House Minority Whip Steve Scalise (R-La.) received the COVID-19 vaccine on Sunday after months of holding off, encouraging those who are hesitant to get vaccinated amid another growing wave of infections.
At the beginning of April, the Louisiana Republican had said he would get vaccinated “soon,” and gave the same answer a month later. Scalise finally got his first dose of the Pfizer vaccine this past weekend at a clinic in Jefferson Parish, according to NOLA.com.
“Especially with the delta variant becoming a lot more aggressive and seeing another spike, it was a good time to do it,” the No. 2 House Republican told the outlet in explaining why it took him so long to get vaccinated.
“When you talk to people who run hospitals, in New Orleans or other states, 90% of people in [the] hospital with [the] delta variant have not been vaccinated,” he continued. “That’s another signal the vaccine works.”
Scalise also said he waited partly because he had tested positive for COVID-19 antibodies and believed he had existing immunity from what was likely a mild case of the virus.
While public health officials have said that antibodies from contracting the virus may provide some protection, they are not a replacement for the COVID-19 vaccine.
New COVID-19 cases have been rising substantially since May thanks to the extremely contagious delta variant. Cases have surged this month, with an average of 35,547 new cases as of Monday, according to the Centers for Disease Control and Prevention. The vast majority of new cases are among the unvaccinated, prompting some areas of the country to reinstate public health measures to protect against the virus’ spread.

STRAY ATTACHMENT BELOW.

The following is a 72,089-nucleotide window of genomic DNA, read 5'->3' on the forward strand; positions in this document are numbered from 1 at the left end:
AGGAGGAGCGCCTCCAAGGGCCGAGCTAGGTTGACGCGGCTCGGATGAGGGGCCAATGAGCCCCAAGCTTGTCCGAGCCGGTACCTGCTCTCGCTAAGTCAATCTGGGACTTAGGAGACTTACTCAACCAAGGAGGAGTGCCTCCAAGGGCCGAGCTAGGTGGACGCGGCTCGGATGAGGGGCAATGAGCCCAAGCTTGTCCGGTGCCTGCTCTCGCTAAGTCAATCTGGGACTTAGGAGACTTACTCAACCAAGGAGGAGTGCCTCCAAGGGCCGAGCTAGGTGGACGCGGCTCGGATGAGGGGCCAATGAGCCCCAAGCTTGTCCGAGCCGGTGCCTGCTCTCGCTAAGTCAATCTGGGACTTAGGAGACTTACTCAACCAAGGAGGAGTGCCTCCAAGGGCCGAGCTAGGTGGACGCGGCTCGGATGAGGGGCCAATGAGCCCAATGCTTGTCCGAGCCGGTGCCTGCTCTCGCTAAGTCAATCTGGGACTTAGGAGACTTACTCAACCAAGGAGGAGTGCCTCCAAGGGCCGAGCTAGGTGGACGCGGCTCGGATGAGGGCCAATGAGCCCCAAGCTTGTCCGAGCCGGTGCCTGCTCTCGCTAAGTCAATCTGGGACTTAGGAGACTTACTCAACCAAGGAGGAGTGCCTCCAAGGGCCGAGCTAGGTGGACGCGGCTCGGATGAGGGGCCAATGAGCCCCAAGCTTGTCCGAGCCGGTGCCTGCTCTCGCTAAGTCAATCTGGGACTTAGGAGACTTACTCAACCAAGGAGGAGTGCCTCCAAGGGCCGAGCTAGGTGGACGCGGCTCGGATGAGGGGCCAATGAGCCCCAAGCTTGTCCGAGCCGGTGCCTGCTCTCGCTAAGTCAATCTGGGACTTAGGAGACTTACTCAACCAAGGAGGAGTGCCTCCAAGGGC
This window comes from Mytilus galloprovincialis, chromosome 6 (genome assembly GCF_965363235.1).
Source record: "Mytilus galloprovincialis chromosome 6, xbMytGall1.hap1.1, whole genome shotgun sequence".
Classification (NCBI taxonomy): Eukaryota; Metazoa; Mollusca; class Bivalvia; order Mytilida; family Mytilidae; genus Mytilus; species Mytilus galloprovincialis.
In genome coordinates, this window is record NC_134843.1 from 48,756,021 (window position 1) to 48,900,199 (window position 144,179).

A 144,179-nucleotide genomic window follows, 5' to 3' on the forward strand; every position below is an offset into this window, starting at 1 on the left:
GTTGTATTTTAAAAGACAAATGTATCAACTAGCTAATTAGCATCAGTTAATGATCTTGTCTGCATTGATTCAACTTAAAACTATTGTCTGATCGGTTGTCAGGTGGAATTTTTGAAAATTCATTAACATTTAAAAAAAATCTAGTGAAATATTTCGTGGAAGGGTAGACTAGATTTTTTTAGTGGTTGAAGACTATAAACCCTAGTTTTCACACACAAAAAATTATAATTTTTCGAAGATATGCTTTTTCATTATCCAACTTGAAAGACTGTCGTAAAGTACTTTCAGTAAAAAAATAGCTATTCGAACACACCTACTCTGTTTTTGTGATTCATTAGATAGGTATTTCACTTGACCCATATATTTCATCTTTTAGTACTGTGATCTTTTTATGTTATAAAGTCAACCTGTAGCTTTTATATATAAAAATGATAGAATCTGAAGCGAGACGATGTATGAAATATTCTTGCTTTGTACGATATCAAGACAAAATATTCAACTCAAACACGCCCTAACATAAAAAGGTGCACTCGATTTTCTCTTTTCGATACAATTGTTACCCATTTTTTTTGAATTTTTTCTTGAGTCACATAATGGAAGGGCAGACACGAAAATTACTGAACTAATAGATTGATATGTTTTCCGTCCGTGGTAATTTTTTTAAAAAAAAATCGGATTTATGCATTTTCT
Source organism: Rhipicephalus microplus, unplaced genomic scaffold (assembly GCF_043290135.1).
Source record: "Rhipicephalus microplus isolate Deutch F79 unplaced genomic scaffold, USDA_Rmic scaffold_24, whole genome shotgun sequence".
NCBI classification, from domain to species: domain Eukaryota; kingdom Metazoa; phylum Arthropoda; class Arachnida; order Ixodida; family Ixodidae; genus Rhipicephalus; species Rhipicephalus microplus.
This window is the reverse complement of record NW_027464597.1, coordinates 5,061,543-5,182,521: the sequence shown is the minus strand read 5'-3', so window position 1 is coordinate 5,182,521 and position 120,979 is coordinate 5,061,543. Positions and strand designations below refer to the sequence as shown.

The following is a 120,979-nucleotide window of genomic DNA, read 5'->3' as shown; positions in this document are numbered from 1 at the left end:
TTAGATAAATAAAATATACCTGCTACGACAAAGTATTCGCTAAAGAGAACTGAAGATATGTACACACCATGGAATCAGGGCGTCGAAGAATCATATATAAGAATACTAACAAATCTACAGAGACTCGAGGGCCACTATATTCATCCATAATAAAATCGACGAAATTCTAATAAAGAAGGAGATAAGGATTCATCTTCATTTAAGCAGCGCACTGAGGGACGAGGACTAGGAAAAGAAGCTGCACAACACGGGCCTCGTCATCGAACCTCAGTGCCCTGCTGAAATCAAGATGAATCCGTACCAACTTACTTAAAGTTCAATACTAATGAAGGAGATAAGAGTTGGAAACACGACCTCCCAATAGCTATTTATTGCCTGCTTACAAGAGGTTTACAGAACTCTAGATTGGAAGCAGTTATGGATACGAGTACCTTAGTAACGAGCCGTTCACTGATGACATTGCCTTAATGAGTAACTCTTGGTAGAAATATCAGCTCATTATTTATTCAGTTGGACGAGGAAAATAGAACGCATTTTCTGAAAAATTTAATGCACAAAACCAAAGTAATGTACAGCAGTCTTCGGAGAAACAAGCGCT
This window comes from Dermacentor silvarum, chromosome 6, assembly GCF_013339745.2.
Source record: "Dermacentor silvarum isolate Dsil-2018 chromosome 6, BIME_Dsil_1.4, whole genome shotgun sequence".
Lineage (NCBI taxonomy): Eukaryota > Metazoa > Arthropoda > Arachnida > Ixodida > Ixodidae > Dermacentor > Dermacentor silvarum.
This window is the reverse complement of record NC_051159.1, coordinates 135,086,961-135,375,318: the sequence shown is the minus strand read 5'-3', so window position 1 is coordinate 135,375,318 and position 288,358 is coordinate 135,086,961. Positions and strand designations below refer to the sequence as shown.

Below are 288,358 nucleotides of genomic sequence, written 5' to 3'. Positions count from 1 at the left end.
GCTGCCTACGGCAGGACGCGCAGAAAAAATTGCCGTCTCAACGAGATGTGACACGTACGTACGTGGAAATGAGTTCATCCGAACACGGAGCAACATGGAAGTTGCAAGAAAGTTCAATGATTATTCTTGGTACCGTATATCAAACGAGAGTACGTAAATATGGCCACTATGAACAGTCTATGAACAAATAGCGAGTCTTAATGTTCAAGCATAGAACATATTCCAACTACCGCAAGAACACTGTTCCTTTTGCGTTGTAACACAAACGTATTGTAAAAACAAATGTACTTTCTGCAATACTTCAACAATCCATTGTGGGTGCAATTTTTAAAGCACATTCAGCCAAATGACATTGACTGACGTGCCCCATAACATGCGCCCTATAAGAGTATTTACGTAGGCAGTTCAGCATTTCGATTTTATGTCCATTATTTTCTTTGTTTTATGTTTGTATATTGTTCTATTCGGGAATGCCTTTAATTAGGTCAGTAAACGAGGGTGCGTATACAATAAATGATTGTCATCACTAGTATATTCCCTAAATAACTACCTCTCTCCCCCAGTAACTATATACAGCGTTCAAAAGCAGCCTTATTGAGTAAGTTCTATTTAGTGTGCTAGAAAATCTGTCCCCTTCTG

The Louisiana Department of Health reported on Monday that area hospitals have the most COVID-19 patients since February, when the deadly winter surge was starting to lessen. The state is seeing an average of 1,425 new cases per day, a stark increase from the average 903 cases per day just a week before.
Scalise told NOLA.com that the politics of getting vaccinated were not a factor in his decision. However, the staunch ally of former President Donald Trump has publicly supported conspiracy theories that undermine public health officials’ efforts to encourage vaccination, including the baseless accusation that leading infectious disease expert Dr. Anthony Fauci covered up the virus’ origin.
According to a Washington Post-ABC News poll earlier this month, 86% of Democratic respondents said they had received at least one vaccine dose, compared to 45% of Republican respondents. About 47% of Republican respondents said they aren’t likely to get vaccinated, compared to 6% of Democrats. Scalise said that while he would encourage people to get vaccinated, he does not believe it should be mandatory.
“It’s safe and effective,” Scalise said. “It was heavily tested on thousands of people before the FDA gave its approval. Some people believe that it might have been rushed. That’s not the case.”